Fractal’s new Lumen All-In-One (AIO) liquid coolers are aiming to offer high-end cooling performance and premium ARGB lighting at an attractive price point. Available in 240, 280, and 360mm versions, we are focusing specifically on the flagship 360mm Lumen S36 RGB priced at £112.99 in the UK.
The key feature of Fractal’s new Lumen RGB series of coolers is clearly the lighting design. Brand new Aspect fans emit an RGB colour spectrum glow, while the water block cover plate is in essence a full-sized lighting board; LEDs located beneath the plastic cover provide significant levels of RGB light.
One interesting aesthetic feature is the ability for the water block cover plate to be repositioned at 90-degree intervals. This ensures that the Fractal logo is displayed upright, no matter your AIO cooler block mounting orientation. While a good idea in practise, the ARGB lighting cable can only be installed on one side, so the benefits of rotating the RGB cover are somewhat offset by limited cable management abilities.
Looking at the radiator, it is a conventional 27mm thick aluminium design. This comes as little surprise as it is basically the go-to option for off-the-shelf AIO liquid coolers from the major OEMs. Fin density is what I would describe as standard and the colour is obviously a deep, consistent black.
Emerging from the radiator are the cooler’s pair of 400mm-long liquid tubes. Low-permeability rubber with a braided nylon sleeve are used to provide function and form.
One interesting design feature is the positioning of the powered pump within the radiator fin array. This is likely a design decision intended as to not infringe upon the Asetek patents. Fractal makes reasonable effort to allow a user to hide the 4-pin power cable with routing slots on both radiator side walls.
The pump is rated at 4000 RPM and uses a ceramic bearing type, but it lacks PWM speed control which is a major downside versus (more expensive) Asetek competitors. MTTF is rated at 50,000 hours, which is decent enough when coupled with the reasonable 5-year warranty.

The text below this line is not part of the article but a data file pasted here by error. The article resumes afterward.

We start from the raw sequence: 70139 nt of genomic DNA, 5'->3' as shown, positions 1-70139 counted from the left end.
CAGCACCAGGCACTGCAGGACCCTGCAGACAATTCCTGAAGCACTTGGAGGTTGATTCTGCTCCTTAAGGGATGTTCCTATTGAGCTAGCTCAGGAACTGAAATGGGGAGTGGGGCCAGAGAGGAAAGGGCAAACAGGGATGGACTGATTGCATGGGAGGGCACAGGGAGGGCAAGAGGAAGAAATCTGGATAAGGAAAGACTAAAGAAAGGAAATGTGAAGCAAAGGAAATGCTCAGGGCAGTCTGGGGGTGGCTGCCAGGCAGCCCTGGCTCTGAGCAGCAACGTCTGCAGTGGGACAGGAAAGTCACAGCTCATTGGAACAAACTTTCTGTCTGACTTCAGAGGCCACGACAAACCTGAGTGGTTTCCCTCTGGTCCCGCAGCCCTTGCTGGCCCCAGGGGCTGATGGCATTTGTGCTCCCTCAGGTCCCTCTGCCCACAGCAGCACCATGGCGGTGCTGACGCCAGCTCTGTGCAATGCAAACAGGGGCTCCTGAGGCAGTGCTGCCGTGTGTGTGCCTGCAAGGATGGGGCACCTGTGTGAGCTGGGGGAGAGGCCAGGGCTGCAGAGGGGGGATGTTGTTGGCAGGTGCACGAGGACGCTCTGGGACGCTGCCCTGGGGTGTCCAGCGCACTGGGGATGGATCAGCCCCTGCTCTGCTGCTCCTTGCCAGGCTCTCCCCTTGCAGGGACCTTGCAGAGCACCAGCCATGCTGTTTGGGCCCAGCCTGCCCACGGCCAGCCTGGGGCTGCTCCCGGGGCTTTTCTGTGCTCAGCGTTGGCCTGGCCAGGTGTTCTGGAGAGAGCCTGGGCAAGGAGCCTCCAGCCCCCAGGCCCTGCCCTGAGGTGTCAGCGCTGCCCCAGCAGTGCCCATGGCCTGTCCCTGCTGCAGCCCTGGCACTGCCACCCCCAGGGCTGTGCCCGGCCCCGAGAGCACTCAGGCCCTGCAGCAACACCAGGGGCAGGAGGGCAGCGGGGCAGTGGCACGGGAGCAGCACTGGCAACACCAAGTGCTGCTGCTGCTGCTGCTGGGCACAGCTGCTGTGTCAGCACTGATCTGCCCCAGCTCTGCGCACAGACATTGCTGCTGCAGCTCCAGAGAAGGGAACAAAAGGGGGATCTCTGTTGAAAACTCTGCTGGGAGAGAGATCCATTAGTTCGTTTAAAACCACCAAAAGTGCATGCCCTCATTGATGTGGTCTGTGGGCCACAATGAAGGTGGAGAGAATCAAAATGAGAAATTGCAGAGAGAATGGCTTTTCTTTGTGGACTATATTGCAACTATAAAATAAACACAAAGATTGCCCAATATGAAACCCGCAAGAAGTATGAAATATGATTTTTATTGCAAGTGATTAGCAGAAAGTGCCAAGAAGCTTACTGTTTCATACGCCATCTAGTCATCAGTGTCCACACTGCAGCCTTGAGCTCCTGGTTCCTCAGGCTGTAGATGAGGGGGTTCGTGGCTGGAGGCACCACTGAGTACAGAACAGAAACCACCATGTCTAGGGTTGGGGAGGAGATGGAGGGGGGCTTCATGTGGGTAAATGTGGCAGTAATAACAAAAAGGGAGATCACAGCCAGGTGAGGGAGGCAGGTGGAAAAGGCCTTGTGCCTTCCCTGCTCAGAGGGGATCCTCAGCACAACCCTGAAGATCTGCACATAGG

At 43mm block height and 67mm diameter, the compact unit should fit well inside confined motherboard areas. A copper coldplate is used for CPU contact and this comes with pre-applied thermal paste. Intel and AMD mainstream platforms are supported, but there is nothing for Threadripper.
The tubes that enter the compact block unit are able to rotate by 90 degrees, thus allowing more flexibility with the install.
Fractal equips the Lumen S36 RGB with three of the company’s new Aspect 12 RGB PWM fans in 120mm form.
These seven-blade, rifle bearing blowers utilise a semi-opaque white colouring alongside six hub-mounted RGB LEDs to create their ARGB lighting appearance. Their rated MTTF is 90,000 hours.
The 4-pin PWM cable allows for a speed control range of 500-2000 RPM, which is strong on the low-speed side of things. And Fractal smartly includes a daisy-chain approach for connecting the 3-pin ARGB and 4-pin PWM cable of each fan. While smart in practise, the cable lengths are needlessly long given that each fan will be sat directly next to another, and this adds some cable management burden.
Fractal’s OEM for the liquid cooling hardware is Apaltek, and we got it confirmed that this is their 3rd generation design.
Installation is as straightforward as we would expect for a quality AIO cooler, especially as the default AMD backplate and retention brackets are used.
Once you switch out the default Intel block bracket to the included AM4 option, it is simply a case of tightening the block in place and then fitting the radiator and fans to the chassis.
Once the cooler is installed, the visual appearance is very good. That is the case thanks to minimal cabling being required from the motherboard, thanks to the daisy-chain design.
RGB lighting control is handled by all of the main motherboard vendors’ go-to programs, in addition to Razer’s RGB solution. I personally prefer this approach – as opposed to using a cooling vendor’s dedicated software. It’s more seamless and enables better sync. However, some users with poorer motherboard control abilities may miss a dedicated RGB tool from Fractal.